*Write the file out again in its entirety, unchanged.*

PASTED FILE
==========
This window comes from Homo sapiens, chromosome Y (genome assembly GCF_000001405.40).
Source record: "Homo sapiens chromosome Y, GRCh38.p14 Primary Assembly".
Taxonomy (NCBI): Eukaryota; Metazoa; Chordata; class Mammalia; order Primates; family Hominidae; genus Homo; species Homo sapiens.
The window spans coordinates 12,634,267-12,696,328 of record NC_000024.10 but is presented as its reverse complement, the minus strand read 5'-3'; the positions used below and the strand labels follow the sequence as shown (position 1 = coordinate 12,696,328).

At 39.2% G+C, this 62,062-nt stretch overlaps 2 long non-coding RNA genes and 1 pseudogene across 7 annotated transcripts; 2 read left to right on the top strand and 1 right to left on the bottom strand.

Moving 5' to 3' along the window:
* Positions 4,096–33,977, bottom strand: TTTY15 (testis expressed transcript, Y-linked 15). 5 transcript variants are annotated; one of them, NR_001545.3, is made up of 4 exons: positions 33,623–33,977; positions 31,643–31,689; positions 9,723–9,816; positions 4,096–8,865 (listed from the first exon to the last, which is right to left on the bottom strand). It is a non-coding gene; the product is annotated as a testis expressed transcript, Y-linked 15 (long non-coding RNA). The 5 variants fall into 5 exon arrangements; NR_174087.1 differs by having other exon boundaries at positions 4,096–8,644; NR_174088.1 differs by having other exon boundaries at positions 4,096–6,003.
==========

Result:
This window comes from Homo sapiens, chromosome Y (genome assembly GCF_000001405.40).
Source record: "Homo sapiens chromosome Y, GRCh38.p14 Primary Assembly".
Taxonomy (NCBI): Eukaryota; Metazoa; Chordata; class Mammalia; order Primates; family Hominidae; genus Homo; species Homo sapiens.
The window spans coordinates 12,634,267-12,696,328 of record NC_000024.10 but is presented as its reverse complement, the minus strand read 5'-3'; the positions used below and the strand labels follow the sequence as shown (position 1 = coordinate 12,696,328).

At 39.2% G+C, this 62,062-nt stretch overlaps 2 long non-coding RNA genes and 1 pseudogene across 7 annotated transcripts; 2 read left to right on the top strand and 1 right to left on the bottom strand.

Moving 5' to 3' along the window:
* Positions 4,096–33,977, bottom strand: TTTY15 (testis expressed transcript, Y-linked 15). 5 transcript variants are annotated; one of them, NR_001545.3, is made up of 4 exons: positions 33,623–33,977; positions 31,643–31,689; positions 9,723–9,816; positions 4,096–8,865 (listed from the first exon to the last, which is right to left on the bottom strand). It is a non-coding gene; the product is annotated as a testis expressed transcript, Y-linked 15 (long non-coding RNA). The 5 variants fall into 5 exon arrangements; NR_174087.1 differs by having other exon boundaries at positions 4,096–8,644; NR_174088.1 differs by having other exon boundaries at positions 4,096–6,003.